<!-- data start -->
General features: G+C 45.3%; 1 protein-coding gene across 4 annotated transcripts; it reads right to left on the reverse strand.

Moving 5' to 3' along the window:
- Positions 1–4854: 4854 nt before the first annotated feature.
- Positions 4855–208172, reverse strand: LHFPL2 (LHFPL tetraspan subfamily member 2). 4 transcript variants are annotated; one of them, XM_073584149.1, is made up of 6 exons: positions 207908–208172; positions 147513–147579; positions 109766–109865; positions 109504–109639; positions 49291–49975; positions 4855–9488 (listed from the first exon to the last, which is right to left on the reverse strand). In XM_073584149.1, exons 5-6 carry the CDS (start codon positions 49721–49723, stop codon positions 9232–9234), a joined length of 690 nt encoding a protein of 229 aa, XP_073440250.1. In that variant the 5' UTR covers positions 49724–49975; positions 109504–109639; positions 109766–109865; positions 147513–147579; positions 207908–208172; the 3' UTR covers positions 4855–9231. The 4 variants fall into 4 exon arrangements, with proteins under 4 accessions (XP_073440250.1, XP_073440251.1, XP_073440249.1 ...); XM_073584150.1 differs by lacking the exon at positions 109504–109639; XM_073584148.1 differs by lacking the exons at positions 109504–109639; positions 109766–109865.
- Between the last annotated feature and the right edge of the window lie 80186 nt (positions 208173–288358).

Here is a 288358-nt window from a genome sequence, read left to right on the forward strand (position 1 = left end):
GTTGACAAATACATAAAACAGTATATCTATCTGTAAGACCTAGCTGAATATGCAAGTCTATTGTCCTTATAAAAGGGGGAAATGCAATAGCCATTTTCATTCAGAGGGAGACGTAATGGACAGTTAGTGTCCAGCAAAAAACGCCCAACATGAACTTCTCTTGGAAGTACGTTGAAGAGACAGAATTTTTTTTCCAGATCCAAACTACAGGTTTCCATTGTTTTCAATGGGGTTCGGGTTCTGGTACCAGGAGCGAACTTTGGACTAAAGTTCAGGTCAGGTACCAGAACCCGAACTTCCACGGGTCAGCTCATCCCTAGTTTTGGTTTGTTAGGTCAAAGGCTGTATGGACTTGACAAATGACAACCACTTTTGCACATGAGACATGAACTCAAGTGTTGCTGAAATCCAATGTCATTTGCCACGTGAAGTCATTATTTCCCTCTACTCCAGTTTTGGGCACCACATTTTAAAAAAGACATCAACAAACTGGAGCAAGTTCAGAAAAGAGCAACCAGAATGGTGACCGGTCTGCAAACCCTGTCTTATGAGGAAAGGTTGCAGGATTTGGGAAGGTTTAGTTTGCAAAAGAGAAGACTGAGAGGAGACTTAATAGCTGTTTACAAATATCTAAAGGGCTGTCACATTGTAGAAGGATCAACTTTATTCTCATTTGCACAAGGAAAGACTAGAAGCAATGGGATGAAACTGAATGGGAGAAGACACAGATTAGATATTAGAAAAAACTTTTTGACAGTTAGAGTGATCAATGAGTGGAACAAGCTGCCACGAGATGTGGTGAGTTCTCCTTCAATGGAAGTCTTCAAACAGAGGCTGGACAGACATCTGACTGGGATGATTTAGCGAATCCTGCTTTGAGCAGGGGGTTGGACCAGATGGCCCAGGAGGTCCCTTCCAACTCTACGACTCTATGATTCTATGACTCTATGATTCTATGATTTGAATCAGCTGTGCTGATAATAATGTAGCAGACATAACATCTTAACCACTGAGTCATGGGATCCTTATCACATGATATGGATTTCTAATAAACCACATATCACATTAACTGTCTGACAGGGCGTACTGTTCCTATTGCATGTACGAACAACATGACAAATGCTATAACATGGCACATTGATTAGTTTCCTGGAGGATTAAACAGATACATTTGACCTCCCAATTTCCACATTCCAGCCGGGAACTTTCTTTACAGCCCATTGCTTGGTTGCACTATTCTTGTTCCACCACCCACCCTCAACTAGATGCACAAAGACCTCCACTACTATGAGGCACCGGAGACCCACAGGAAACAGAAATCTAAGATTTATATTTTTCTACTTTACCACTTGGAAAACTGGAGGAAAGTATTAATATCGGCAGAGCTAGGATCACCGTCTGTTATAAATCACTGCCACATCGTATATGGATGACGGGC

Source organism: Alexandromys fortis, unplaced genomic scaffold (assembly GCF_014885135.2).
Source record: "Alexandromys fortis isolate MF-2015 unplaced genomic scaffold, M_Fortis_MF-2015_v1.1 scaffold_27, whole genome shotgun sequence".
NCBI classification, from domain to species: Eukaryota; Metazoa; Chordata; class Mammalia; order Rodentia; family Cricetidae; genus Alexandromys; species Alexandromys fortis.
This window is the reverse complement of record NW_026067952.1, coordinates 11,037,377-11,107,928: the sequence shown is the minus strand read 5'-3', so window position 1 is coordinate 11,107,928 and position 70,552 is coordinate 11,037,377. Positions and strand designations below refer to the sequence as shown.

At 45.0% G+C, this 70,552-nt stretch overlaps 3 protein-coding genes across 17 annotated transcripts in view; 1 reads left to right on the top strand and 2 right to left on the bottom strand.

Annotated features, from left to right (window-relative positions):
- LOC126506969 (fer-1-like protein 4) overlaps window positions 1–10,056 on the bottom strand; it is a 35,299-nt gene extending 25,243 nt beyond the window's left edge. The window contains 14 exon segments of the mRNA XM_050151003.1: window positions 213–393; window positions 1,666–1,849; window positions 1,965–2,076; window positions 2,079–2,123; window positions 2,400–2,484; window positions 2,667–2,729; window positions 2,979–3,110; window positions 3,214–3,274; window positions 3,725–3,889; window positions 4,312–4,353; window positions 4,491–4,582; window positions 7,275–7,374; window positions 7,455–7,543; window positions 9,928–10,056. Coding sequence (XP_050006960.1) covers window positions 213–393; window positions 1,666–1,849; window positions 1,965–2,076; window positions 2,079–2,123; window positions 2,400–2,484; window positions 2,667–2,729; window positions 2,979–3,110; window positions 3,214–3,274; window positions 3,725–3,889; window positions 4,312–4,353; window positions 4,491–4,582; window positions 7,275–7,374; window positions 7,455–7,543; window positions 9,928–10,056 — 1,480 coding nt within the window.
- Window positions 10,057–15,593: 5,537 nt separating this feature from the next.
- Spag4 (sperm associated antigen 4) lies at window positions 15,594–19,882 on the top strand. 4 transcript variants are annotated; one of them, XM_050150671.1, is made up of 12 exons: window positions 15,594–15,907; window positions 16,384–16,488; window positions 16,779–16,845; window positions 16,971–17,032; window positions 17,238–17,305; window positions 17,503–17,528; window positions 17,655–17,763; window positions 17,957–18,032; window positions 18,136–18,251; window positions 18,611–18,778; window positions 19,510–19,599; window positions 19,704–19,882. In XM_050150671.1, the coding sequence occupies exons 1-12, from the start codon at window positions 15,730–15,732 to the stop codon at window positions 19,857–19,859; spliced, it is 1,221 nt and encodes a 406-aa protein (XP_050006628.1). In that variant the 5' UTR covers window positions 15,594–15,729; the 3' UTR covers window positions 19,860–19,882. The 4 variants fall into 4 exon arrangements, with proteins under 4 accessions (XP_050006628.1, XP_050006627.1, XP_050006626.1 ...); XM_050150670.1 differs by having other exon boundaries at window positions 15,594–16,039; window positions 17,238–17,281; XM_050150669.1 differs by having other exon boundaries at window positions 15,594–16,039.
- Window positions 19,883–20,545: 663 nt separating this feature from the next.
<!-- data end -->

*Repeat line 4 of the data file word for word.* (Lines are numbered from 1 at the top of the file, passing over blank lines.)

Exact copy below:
- Positions 4855–208172, reverse strand: LHFPL2 (LHFPL tetraspan subfamily member 2). 4 transcript variants are annotated; one of them, XM_073584149.1, is made up of 6 exons: positions 207908–208172; positions 147513–147579; positions 109766–109865; positions 109504–109639; positions 49291–49975; positions 4855–9488 (listed from the first exon to the last, which is right to left on the reverse strand). In XM_073584149.1, exons 5-6 carry the CDS (start codon positions 49721–49723, stop codon positions 9232–9234), a joined length of 690 nt encoding a protein of 229 aa, XP_073440250.1. In that variant the 5' UTR covers positions 49724–49975; positions 109504–109639; positions 109766–109865; positions 147513–147579; positions 207908–208172; the 3' UTR covers positions 4855–9231. The 4 variants fall into 4 exon arrangements, with proteins under 4 accessions (XP_073440250.1, XP_073440251.1, XP_073440249.1 ...); XM_073584150.1 differs by lacking the exon at positions 109504–109639; XM_073584148.1 differs by lacking the exons at positions 109504–109639; positions 109766–109865.